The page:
Exclusive Interview by Brad Balfour
While veteran actress Meryl Streep garners attention for her role as the authoritarian nun in "Doubt," another film--the doc "Theater of War" out now at Film Forum--offers insight into who Steep is as an actress, and it grapples with the nature of war as viewed through the life and work of the late, great German playwright Bertolt Brecht.
Summer, 2006, the Public Theater staged an incredible production of Brecht's great anti-war tragedy, "Mother Courage and Her Children" in Central Park. Directed by George Wolfe and starring Streep, the play received great notices and focused attention through the experience of live theater on our very own war still raging in Iraq to this day.
Film director John Walter (who did the quirky art doc "How To Draw A Bunny," a Special Jury Prize winner at the 2002 Sundance Film Festival) forged this thought-provoking documentary as a short meditation on Brecht and his views of war, politics and peace; it was also a look at the process of staging the play and as a take on a an actress like Streep who can convey emotions and ideas with an economy and forcefulness to her art.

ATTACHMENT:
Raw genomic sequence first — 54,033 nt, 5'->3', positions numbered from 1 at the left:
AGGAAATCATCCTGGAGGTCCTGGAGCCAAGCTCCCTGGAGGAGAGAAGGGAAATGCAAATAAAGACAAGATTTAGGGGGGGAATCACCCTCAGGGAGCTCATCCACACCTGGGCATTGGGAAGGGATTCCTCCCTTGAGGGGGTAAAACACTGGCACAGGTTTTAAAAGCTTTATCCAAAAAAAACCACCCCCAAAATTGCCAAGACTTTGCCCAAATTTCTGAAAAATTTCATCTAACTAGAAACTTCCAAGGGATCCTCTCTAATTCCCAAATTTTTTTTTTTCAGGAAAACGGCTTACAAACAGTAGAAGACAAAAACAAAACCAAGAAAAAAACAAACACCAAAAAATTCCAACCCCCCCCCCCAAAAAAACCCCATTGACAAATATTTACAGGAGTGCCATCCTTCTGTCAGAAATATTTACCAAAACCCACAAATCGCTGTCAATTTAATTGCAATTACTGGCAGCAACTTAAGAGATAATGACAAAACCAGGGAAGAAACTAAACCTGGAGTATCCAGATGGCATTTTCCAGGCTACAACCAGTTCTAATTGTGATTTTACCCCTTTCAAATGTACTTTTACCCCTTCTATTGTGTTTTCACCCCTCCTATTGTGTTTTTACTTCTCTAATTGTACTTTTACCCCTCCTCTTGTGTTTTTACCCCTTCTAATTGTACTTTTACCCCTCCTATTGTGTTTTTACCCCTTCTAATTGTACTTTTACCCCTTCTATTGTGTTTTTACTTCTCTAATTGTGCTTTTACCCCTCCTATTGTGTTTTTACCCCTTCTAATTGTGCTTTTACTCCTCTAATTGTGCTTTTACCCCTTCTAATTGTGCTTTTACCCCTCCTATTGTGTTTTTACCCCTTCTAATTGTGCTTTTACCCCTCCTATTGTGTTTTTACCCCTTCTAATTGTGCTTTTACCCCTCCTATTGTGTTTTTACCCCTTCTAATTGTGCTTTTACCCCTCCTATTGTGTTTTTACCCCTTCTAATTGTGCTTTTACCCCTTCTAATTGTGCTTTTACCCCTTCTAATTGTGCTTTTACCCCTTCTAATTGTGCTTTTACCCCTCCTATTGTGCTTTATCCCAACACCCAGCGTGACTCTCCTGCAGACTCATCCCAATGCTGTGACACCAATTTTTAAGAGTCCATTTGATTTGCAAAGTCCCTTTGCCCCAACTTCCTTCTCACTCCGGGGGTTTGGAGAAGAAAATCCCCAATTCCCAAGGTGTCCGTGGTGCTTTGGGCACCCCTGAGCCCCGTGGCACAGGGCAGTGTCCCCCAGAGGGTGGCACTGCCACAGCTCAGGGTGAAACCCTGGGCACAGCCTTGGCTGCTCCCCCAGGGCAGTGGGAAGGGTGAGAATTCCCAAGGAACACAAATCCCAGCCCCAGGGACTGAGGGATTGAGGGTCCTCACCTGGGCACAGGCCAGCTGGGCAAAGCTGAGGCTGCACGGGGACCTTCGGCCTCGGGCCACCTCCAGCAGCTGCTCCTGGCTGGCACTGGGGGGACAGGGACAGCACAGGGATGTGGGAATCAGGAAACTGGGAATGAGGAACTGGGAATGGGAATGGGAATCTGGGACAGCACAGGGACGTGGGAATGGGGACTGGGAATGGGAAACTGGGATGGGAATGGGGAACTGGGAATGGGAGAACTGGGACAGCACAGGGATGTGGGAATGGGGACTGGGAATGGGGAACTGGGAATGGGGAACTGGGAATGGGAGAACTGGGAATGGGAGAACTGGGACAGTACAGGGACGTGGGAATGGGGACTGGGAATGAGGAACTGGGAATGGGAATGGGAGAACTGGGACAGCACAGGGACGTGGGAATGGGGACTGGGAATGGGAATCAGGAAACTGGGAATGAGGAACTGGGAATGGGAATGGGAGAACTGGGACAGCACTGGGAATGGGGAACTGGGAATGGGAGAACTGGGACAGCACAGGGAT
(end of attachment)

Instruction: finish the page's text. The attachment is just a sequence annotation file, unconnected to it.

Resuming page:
In the film we also get to see the creative dynamic between Public Theater artistic director Oskar Eustis, former artistic director Wolfe and Brecht translator/adapter the award-winning playwright Tony Kushner as they bring the production to fruition and discuss the underlying philosophy and politics of Brecht's classic anti-war screed.
Q: This film is a unique hybrid: a documentary about theater and more.